Times are tougher in the beauty world.
While L’Oréal on Thursday reported gains in all its divisions and geographic zones in the second quarter, the world’s largest beauty company significantly benefited from strong currency tailwinds during the period. Those same tailwinds turned into headwinds for U.S.-based Procter & Gamble Co. and Avon Products Inc., though, both of which continued to be plagued by their own problems. P&G’s net income plummeted 80 percent in its fourth quarter, while Avon saw a 51.6 percent increase in profits in its second quarter. But the number of its active sales representatives remained on a downward slope, a major issue for the firm.
L’Oréal, which published results for the three months ended June 30 after the market closed in Paris on Thursday, said revenues jumped 15.3 percent in reported terms to 6.38 billion euros, or $7.06 billion. But revenues on a like-for-like basis advanced 3.6 percent, below the market consensus of 4 percent. The like-for-like figure represented a slowdown from the first quarter when comparable sales rose 4 percent.
Contributors to the downtick included factors such as a decline in Brazil, wrote ConsumerEdge Research analyst Javier Escalante in a note. “Shipments [were] possibly down 5 percent to 10 percent — as retailers built inventories in Q1 ahead of the implementation of higher taxes on cosmetics,” he explained.
Escalante also highlighted that the company’s sales slowed to 5 percent in Asia, and that L’Oréal flagged a weakness in Hong Kong (but not Mainland China).
“The biggest negative surprise was in the New Markets [L’Oréal’s largest geographic zone with revenues of 2.4 billion euros, or $2.65 billion, up 5.1 percent on a like-for-like basis], which had been showing some signs of renewed momentum in the last two quarters, but took a big step back in Q2 to its lowest level in over six years, since the depths of the global recession in Q1 2009,” wrote Andrew Wood, an analyst at Sanford C. Bernstein & Co.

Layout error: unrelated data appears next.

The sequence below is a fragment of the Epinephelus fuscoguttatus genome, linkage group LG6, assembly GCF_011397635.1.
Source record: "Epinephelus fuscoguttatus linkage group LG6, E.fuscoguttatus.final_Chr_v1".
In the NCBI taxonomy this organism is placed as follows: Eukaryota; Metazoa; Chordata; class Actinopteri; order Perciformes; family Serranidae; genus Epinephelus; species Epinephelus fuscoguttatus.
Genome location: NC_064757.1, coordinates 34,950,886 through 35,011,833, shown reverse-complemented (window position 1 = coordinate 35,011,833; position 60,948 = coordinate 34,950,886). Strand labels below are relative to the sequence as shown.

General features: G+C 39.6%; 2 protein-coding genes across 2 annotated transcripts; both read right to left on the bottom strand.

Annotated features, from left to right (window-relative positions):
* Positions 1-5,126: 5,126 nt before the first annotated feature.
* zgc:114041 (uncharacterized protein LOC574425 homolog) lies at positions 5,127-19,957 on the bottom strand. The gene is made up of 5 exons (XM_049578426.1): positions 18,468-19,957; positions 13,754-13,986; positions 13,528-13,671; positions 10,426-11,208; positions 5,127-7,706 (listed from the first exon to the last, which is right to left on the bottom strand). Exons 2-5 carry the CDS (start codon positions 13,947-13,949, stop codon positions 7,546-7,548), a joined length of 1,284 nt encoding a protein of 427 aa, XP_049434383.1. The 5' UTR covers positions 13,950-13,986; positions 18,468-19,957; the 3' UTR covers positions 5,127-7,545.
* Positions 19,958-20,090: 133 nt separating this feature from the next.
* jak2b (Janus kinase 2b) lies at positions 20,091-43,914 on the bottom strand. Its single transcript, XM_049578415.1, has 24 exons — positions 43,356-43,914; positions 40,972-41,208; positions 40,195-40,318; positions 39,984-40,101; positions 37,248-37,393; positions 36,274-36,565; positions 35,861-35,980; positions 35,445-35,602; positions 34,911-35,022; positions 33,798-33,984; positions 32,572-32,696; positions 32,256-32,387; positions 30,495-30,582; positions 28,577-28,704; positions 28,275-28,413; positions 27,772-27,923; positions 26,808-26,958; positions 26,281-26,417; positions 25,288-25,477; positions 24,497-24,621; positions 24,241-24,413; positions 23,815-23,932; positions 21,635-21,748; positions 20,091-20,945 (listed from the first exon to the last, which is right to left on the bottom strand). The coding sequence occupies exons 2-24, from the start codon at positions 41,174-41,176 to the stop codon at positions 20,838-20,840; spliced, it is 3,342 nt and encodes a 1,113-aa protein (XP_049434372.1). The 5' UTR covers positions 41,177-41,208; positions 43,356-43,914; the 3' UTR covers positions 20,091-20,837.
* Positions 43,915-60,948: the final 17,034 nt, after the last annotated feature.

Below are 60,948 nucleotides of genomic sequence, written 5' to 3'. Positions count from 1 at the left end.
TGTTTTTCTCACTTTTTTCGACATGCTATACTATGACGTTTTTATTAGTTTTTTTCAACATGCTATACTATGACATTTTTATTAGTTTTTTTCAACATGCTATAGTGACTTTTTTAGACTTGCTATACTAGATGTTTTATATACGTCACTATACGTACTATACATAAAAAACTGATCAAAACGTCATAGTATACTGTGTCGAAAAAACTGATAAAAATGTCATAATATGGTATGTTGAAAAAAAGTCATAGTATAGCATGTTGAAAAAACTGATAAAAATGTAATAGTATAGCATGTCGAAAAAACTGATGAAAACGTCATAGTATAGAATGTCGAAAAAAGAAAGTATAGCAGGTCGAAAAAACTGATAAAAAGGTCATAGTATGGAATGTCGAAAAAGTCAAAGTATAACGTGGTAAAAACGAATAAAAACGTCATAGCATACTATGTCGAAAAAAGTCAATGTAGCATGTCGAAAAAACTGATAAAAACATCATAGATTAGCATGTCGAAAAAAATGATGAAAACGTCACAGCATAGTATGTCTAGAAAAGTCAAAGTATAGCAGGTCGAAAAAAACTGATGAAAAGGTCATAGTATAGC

In comparable terms, revenues were up 1.5 percent in Latin America and 4.1 percent in the Asia, Pacific zone, for instance.
Meanwhile, the more mature regions — Western Europe, where sales gained 2.6 percent, and North America, where revenues advanced 2.9 percent on a like-for-like basis — performed better than expected, according to Eva Quiroga, an analyst at UBS Investment Bank.
“We believe that the market will be comforted by the improvement in the two developed regions,” she wrote in a note.
L’Oréal’s Professional and Consumer divisions, which registered revenue gains of 3.5 percent and 2 percent, respectively, in comparable terms also came in slightly ahead of UBS’s forecasts. The Active Cosmetics and Luxury divisions, with upticks of 6.5 percent and 5.8 percent, were under the bank’s estimates.
L’Oréal said net profit in the first half of the year increased 8.5 percent to 1.88 billion euros, or $2.1 billion. Operating profit, which advanced 14.5 percent to 2.32 billion euros, or $2.6 billion, was in line with consensus, as was the operating margin, which declined 10 basis points to 18.1 percent.
Céline Pannuti, an analyst at J.P. Morgan Cazenove, noted that mergers and acquisitions in the Professional division and the rebalancing of the Active Cosmetics division’s margin negatively impacted the company’s margin in the first half.
“We would expect [the] margin to rise in H2 2015,” she added.
L’Oréal’s first-half sales gained 14.7 percent to 12.82 billion euros, or $14.32 billion.